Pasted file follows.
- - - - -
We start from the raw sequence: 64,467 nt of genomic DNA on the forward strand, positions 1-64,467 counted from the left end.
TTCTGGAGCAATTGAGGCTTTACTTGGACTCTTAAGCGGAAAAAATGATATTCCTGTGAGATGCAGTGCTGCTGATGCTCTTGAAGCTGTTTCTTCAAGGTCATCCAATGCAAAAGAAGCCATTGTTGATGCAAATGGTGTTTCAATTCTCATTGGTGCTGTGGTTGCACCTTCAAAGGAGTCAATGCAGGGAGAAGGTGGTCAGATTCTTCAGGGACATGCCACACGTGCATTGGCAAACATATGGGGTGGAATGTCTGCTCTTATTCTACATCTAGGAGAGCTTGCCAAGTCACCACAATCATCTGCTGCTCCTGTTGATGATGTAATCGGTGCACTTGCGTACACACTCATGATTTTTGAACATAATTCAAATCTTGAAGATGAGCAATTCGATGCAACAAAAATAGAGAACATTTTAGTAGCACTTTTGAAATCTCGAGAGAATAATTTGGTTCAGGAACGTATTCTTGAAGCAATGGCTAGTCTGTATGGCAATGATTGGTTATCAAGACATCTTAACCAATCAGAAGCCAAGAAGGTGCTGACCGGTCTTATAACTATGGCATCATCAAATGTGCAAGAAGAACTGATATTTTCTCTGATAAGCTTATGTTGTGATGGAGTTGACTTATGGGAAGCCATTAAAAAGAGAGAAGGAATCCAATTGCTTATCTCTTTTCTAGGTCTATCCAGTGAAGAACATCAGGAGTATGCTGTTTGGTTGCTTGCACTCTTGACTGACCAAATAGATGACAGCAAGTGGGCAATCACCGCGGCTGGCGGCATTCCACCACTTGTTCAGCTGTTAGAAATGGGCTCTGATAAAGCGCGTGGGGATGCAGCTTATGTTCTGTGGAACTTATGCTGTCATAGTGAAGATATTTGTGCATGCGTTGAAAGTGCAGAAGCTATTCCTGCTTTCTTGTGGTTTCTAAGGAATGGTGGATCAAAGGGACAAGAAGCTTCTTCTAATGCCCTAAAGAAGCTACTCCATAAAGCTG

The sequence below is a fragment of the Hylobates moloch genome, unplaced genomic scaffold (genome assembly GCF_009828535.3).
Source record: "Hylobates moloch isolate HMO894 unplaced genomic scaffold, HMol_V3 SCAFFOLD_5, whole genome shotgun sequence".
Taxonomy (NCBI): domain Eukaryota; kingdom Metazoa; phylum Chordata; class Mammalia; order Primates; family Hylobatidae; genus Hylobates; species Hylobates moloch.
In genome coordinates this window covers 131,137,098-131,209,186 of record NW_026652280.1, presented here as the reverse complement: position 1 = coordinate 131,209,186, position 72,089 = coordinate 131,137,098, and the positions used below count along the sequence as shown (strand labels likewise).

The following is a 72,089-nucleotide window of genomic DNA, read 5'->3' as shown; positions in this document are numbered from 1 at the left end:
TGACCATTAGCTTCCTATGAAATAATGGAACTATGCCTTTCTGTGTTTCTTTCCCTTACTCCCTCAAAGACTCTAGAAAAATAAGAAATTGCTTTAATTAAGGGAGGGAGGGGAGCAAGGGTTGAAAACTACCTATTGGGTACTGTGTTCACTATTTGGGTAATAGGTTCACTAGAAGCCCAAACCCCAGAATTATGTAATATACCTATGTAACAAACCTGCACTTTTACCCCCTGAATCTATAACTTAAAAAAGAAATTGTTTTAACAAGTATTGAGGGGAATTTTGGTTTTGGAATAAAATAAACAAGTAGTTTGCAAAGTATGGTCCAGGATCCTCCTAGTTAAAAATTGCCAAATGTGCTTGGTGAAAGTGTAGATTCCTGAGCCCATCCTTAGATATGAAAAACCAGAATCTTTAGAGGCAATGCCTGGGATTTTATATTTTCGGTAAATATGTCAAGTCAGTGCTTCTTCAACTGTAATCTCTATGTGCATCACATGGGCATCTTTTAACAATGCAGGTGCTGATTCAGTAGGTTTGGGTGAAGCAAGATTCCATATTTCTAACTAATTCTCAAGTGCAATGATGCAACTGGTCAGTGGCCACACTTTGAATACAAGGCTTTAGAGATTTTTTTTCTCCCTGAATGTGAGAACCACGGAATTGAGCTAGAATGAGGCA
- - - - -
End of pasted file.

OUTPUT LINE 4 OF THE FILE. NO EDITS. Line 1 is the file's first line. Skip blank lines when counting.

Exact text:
Source record: "Hylobates moloch isolate HMO894 unplaced genomic scaffold, HMol_V3 SCAFFOLD_5, whole genome shotgun sequence".